The featured homepage stories on this week are drawn from the contributions report.  Recycling Materials and Shaping Lives follows one of the catadors at The recycling cooperative Futura in São José dos Campos, Brazil.  A catador is a person who lives and works in a cooperative, collecting and processing waste material for recycling.  These cooperatives provide employment, a level of dignity and a purpose-filled way of life for their members, and they are becoming key suppliers of recycled materials to businesses.  Keeping Children Warm and Safe tells the story of some Johnson & Johnson Family of Companies employees and their colleagues who volunteer their time to make blankets for children affected by humanitarian disasters as part of the One Child, One Blanket program. (By the way, employees finding a way to make a personal contribution to help after disasters is a tradition that goes back to 1906 at Johnson & Johnson.) Resuscitation Saves Tens of Thousands of Newborns in China profiles China’s Neonatal Resuscitation Program (NRP), a joint effort by Johnson & Johnson, the Chinese Ministry of Health and the American Academy of Pediatrics to address birth asphyxia—when a baby is unable to breathe at birth.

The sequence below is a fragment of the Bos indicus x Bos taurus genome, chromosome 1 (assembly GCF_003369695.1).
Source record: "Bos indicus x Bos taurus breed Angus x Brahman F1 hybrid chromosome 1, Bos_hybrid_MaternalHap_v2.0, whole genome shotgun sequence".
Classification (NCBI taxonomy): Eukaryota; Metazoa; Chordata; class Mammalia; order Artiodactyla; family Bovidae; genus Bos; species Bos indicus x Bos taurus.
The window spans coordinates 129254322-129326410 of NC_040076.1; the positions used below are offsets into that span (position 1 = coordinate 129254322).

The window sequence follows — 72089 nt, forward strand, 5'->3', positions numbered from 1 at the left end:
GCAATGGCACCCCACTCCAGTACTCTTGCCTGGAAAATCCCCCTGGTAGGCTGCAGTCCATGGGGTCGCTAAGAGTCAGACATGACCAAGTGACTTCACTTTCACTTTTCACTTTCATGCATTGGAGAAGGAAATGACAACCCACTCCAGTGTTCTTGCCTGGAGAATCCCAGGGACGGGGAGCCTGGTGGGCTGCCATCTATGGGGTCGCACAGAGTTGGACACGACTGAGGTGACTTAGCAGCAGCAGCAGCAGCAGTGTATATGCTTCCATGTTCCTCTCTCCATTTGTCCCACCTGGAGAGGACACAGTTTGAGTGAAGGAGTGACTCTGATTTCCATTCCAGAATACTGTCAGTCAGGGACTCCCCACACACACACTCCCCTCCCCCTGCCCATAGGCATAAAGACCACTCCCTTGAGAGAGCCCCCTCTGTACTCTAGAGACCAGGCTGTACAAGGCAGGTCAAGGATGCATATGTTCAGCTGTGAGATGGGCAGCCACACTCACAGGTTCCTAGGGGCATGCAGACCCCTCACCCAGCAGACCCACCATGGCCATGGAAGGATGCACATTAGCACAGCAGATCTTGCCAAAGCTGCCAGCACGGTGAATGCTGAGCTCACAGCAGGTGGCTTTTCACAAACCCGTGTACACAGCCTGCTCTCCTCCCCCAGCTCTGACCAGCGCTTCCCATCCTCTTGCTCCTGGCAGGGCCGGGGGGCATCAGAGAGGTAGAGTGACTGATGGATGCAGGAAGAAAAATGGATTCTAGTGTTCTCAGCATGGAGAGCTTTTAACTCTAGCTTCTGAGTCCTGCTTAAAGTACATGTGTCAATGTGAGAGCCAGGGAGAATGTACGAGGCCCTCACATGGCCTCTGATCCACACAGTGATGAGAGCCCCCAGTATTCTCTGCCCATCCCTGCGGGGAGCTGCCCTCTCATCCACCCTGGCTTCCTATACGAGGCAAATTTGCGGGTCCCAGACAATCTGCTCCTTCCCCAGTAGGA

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June 29th, 2011

2011 Dr. Paul Janssen Award for Biomedical Research Honors Biotechnology Pioneer

By Paul Stoffels, Worldwide Chairman, Pharmaceuticals, Johnson & Johnson

Biotechnology has come a long way since the discovery of recombinant DNA almost 40 years ago and the sequencing of the human genome a decade ago.  Today, the term has a broader definition: biomarkers, antibodies, genomics, protemics, RNA, novel scaffolds, peptides, cell therapies, and more, all to help us solve the most important diseases of our time. One example of such an advance is the treatment of angiogenesis, the process of new blood vessel formation that plays a key role in cancer proliferation and a number of other diseases.  These treatments have improved the lives of millions of patients.

Dr. Napoleone Ferrara, Genentech Fellow, has been influential in the development of anti-angiogenesis treatments. Through the identification of a human vascular endothelial cell growth factor (VEGF), he discovered there may be a ways to control the blood supply to particular parts of the body. His innovative work on angiogenesis opened the door to the development of a new class of therapeutics to combat a serious eye disorder and contributed to the development of new oncology therapeutics.

Today Johnson & Johnson honored Dr. Napoleone Ferrara with the 2011 Dr. Paul Janssen Award for Biomedical Research, an award that recognizes passionate and creative scientists like Dr.